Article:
A podcast can create a vulnerable space to show caregivers that they are not alone with their parenting challenges and concerns. Child raising is filled with joy and wonder, but it can also be complicated and lonely. By sharing our own stories and experiences, our monthly podcast: “Your Family, Your Library” strives to create connections and foster relationships with parents, caregivers, and patrons. In addition to providing support and building connections, the podcasting format allows us to promote relevant library and community resources outside the walls of our physical building, allowing us to foster relationships with patrons who may not otherwise visit the library. Sharing our experiences and stories creates an honest and relatable forum. Presenters will walk attendees through the process, challenges, and successes they've encountered and the measured growth since the podcast's start in April 2023.
Presenters: Katie Fox, Skokie Public Library; Caitlin Savage, Skokie Public Library

Celebrate Autistic Joy in Your Library
Move beyond “autism acceptance” and let your library become a place of autistic joy. We’ll learn how to evaluate books with autistic representation to decide if they add diverse, loving representation to your collection. We’ll expand our programming options beyond sensory storytime and learn how to connect with autistic families. And we’ll discuss real, complex situations affecting autistic families in the library and brainstorm ways we can offer our support and radical acceptance.
Presenter: Chelsey Roos, Santa Clara County Library District

Climbing the Leadership Ladder: What You Need to Know Before the First Rung and How to Decide Where to Stop
What are your leadership and career aspirations? Come learn how your work changes when you move into management, how to effectively navigate the transition, and tips for determining both if management is the best path for you and where to stop on the ladder. This program is produced by the ALSC Managing Children's Services Committee.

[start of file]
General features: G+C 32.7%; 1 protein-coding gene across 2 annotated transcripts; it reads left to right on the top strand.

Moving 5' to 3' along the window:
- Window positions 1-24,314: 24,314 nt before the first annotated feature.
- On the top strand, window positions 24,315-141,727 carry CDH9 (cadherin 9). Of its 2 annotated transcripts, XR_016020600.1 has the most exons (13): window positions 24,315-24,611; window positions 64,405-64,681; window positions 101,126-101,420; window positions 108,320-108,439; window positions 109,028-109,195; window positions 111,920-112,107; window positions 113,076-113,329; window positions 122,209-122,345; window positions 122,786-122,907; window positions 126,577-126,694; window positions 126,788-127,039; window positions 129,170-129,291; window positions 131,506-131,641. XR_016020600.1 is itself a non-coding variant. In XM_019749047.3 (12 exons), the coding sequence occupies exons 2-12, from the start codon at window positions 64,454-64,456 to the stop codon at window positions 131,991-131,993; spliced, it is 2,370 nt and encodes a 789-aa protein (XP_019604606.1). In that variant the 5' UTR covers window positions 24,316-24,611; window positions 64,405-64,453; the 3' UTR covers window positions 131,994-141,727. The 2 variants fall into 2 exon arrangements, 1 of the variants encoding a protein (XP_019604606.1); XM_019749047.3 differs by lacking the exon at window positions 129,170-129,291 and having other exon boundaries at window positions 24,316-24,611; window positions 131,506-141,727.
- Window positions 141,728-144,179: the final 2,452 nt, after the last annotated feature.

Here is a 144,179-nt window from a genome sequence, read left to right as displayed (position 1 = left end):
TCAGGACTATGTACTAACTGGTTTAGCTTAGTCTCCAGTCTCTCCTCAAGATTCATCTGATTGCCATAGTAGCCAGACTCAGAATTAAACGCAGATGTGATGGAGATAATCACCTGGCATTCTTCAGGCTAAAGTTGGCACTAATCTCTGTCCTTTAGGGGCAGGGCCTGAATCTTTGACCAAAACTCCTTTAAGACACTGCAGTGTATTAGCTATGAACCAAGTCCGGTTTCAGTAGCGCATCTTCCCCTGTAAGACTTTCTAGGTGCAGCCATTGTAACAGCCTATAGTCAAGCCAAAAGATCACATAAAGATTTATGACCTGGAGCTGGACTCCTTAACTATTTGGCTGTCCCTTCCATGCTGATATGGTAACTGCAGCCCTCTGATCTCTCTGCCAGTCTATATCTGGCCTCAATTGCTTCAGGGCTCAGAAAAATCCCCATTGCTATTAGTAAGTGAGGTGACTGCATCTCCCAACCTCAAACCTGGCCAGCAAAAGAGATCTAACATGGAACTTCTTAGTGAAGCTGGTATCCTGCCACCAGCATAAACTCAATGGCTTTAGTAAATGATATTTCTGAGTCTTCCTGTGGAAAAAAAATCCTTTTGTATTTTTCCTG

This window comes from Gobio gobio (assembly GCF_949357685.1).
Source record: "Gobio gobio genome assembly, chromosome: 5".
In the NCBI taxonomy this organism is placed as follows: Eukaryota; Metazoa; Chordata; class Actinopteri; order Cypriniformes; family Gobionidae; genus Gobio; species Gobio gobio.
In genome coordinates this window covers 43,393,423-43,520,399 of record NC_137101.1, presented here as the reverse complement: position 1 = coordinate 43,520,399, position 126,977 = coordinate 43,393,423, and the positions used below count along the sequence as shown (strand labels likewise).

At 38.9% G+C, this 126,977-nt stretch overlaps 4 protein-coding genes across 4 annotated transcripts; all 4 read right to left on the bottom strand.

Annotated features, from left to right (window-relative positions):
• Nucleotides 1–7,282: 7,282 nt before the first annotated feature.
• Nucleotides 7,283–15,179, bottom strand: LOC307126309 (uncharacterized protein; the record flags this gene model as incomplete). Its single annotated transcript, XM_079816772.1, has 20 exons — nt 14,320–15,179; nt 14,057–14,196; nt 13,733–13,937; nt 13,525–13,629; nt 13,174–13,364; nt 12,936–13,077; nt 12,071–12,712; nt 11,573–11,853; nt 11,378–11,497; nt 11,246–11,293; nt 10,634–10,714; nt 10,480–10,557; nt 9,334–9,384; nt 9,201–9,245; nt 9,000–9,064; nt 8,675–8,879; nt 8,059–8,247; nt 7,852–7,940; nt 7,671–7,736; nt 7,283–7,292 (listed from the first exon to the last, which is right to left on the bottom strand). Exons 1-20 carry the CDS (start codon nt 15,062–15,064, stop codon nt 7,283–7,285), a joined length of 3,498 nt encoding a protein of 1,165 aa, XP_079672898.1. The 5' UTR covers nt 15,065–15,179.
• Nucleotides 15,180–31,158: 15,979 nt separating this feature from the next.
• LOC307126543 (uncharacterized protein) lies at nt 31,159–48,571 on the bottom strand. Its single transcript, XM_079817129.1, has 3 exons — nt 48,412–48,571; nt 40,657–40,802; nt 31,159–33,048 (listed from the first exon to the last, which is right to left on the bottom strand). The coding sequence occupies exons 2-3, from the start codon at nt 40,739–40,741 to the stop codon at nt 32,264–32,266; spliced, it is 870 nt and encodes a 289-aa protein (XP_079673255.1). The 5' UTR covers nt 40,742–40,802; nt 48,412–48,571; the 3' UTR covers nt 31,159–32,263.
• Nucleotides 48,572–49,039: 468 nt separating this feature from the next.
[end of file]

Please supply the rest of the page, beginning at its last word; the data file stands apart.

Presenters: Mary Fellows, Upper Hudson Library System; Lisa Mulvenna, Clinton-Macomb Public Library; Uma Nori, Thomas Ford Memorial Library

Conscious Kids Kits: Using Picture Books to Spark Conversations about Racial Equity with Children
Starting early in talking about race and inclusion in key to disrupting the systems that oppress and exclude. Research shows that ignoring race actually allows children to form false and often harmful assumptions about others, and that honest and age-appropriate discussions about racial equity can counteract these assumptions. Diverse picture books are a great way for children to see themselves and others in a joyful way, and an easy way for caregivers to talk about and celebrate our differences. Conscious Kids Book kits include a small selection of picture books on various topics related to racial equity and inclusive, as well as a tip sheet with talking points and resources to support deeper learning.
 Presenters: Iris Meinolf, Marin County Free Library; Rashida Skaar, Marin County Free Library; Clara McFadden, Marin County Free Library

Disrupting Your Library's Status Quo From the Youth Services Perspective